Using Chinese ID Numbers in Investigations
Resident ID Numbers
- AAAAAA – The first six digits of the number are a location code that corresponds to one of China’s 2862 county-level administrative divisions. For individuals born after 1985, this location is their place of birth; for individuals born prior to 1985, this location is their officially-registered residence at the time they first applied for a Resident Identity Card. This number does not change when an individual changes residence.
- YYYYMMDD – The next eight digits of the number are the individual’s date of birth, listed in Chinese date order (year, month, date).
- GGGN – The first three digits (GGG) are a code used to differentiate people born on the same day in the same administrative division. If this code is odd, the individual is male; if it is even, the individual is female. The final digit or letter is a checksum calculated from the other digits in the ID number.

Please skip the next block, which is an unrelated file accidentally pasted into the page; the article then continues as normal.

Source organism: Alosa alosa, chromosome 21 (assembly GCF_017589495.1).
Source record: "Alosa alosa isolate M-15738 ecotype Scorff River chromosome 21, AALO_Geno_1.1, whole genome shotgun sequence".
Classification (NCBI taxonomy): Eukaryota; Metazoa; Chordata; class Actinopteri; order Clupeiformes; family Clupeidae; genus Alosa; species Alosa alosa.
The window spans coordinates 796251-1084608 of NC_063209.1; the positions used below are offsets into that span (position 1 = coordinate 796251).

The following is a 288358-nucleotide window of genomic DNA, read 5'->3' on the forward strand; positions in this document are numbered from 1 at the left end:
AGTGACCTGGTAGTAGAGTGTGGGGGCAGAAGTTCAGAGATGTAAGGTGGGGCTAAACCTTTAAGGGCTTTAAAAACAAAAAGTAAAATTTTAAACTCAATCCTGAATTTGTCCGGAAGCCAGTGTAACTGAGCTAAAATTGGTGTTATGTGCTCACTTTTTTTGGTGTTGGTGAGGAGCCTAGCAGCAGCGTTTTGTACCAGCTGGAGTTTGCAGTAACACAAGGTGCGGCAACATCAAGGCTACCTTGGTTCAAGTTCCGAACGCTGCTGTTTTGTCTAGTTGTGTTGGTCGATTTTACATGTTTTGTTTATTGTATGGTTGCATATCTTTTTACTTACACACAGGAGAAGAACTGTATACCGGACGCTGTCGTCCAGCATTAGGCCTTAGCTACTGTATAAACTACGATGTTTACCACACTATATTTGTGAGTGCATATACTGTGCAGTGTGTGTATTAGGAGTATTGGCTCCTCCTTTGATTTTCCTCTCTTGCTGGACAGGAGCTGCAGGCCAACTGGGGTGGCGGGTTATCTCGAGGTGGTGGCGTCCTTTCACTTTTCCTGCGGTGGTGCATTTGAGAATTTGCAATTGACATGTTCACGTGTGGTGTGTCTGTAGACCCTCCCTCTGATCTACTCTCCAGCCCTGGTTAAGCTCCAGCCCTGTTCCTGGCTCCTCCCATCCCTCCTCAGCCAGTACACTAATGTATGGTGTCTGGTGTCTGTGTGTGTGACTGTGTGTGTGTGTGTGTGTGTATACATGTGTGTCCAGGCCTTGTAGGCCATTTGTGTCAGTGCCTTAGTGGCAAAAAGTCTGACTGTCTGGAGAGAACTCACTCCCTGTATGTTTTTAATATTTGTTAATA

Understanding the structure of Chinese passport numbers can help analysts identify whether the passport holder is a government official or a diplomat.
Chinese passport numbers (护照) are 9 characters long – either a single letter plus eight numerals, or two letters plus seven numerals. Electronic passports include in E in the first two characters.
- Diplomatic (D/DE): Used by diplomats. Only good for five years.
- Service (S/SE): Used by government officials who are abroad on official business; this includes families of diplomats and senior government officials. Only good for five years.
- Service General (S/SE): Used by lower-ranking government officials (副处级 and below) who are abroad on official business; also available for anyone else abroad on official business, such as laborers or journalists. Only good for five years.
- General (G/E): Used by the general population for personal travel; the most common form of passport. Good for ten years if issued to a person age sixteen or above.